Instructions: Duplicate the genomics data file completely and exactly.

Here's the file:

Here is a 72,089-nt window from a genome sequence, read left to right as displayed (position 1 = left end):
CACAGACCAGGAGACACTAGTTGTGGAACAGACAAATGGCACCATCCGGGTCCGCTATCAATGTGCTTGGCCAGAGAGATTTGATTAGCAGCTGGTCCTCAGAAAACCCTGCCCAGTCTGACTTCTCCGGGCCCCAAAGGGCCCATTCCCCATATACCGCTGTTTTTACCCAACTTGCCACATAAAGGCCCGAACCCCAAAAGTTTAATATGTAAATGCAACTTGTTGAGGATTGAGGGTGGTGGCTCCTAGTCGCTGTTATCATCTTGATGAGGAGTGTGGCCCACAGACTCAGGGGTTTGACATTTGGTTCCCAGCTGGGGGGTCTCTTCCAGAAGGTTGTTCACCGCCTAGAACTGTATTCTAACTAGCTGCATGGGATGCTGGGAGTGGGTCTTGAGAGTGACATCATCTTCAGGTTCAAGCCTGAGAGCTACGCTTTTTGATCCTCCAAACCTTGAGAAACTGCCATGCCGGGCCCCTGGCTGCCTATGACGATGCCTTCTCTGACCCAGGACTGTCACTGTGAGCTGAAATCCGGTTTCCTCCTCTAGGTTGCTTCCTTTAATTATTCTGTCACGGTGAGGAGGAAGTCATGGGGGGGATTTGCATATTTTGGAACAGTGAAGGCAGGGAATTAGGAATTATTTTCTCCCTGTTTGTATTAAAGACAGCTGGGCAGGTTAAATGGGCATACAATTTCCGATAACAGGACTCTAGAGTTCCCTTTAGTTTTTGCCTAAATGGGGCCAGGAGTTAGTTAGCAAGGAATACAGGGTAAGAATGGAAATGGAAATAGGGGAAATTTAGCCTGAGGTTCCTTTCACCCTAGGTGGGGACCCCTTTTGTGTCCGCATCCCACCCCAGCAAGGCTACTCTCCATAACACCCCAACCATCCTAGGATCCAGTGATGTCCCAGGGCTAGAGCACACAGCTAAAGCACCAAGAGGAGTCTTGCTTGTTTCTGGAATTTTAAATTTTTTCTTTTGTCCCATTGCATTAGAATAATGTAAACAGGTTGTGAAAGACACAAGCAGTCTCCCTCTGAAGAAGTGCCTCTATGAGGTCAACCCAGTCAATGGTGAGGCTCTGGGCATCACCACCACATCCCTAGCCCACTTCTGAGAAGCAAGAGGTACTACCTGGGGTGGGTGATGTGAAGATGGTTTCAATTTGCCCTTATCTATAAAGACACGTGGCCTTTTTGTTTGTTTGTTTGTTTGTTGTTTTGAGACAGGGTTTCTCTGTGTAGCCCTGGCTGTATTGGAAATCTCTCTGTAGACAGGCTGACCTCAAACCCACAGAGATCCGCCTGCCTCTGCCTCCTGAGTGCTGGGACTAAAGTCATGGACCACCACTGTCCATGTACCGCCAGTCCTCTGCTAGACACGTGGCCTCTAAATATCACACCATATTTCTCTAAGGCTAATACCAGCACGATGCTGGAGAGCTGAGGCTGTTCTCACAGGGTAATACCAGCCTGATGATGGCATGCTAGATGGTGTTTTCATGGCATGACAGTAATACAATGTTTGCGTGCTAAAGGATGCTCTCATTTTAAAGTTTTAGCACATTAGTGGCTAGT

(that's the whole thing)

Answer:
Here is a 72,089-nt window from a genome sequence, read left to right as displayed (position 1 = left end):
CACAGACCAGGAGACACTAGTTGTGGAACAGACAAATGGCACCATCCGGGTCCGCTATCAATGTGCTTGGCCAGAGAGATTTGATTAGCAGCTGGTCCTCAGAAAACCCTGCCCAGTCTGACTTCTCCGGGCCCCAAAGGGCCCATTCCCCATATACCGCTGTTTTTACCCAACTTGCCACATAAAGGCCCGAACCCCAAAAGTTTAATATGTAAATGCAACTTGTTGAGGATTGAGGGTGGTGGCTCCTAGTCGCTGTTATCATCTTGATGAGGAGTGTGGCCCACAGACTCAGGGGTTTGACATTTGGTTCCCAGCTGGGGGGTCTCTTCCAGAAGGTTGTTCACCGCCTAGAACTGTATTCTAACTAGCTGCATGGGATGCTGGGAGTGGGTCTTGAGAGTGACATCATCTTCAGGTTCAAGCCTGAGAGCTACGCTTTTTGATCCTCCAAACCTTGAGAAACTGCCATGCCGGGCCCCTGGCTGCCTATGACGATGCCTTCTCTGACCCAGGACTGTCACTGTGAGCTGAAATCCGGTTTCCTCCTCTAGGTTGCTTCCTTTAATTATTCTGTCACGGTGAGGAGGAAGTCATGGGGGGGATTTGCATATTTTGGAACAGTGAAGGCAGGGAATTAGGAATTATTTTCTCCCTGTTTGTATTAAAGACAGCTGGGCAGGTTAAATGGGCATACAATTTCCGATAACAGGACTCTAGAGTTCCCTTTAGTTTTTGCCTAAATGGGGCCAGGAGTTAGTTAGCAAGGAATACAGGGTAAGAATGGAAATGGAAATAGGGGAAATTTAGCCTGAGGTTCCTTTCACCCTAGGTGGGGACCCCTTTTGTGTCCGCATCCCACCCCAGCAAGGCTACTCTCCATAACACCCCAACCATCCTAGGATCCAGTGATGTCCCAGGGCTAGAGCACACAGCTAAAGCACCAAGAGGAGTCTTGCTTGTTTCTGGAATTTTAAATTTTTTCTTTTGTCCCATTGCATTAGAATAATGTAAACAGGTTGTGAAAGACACAAGCAGTCTCCCTCTGAAGAAGTGCCTCTATGAGGTCAACCCAGTCAATGGTGAGGCTCTGGGCATCACCACCACATCCCTAGCCCACTTCTGAGAAGCAAGAGGTACTACCTGGGGTGGGTGATGTGAAGATGGTTTCAATTTGCCCTTATCTATAAAGACACGTGGCCTTTTTGTTTGTTTGTTTGTTTGTTGTTTTGAGACAGGGTTTCTCTGTGTAGCCCTGGCTGTATTGGAAATCTCTCTGTAGACAGGCTGACCTCAAACCCACAGAGATCCGCCTGCCTCTGCCTCCTGAGTGCTGGGACTAAAGTCATGGACCACCACTGTCCATGTACCGCCAGTCCTCTGCTAGACACGTGGCCTCTAAATATCACACCATATTTCTCTAAGGCTAATACCAGCACGATGCTGGAGAGCTGAGGCTGTTCTCACAGGGTAATACCAGCCTGATGATGGCATGCTAGATGGTGTTTTCATGGCATGACAGTAATACAATGTTTGCGTGCTAAAGGATGCTCTCATTTTAAAGTTTTAGCACATTAGTGGCTAGT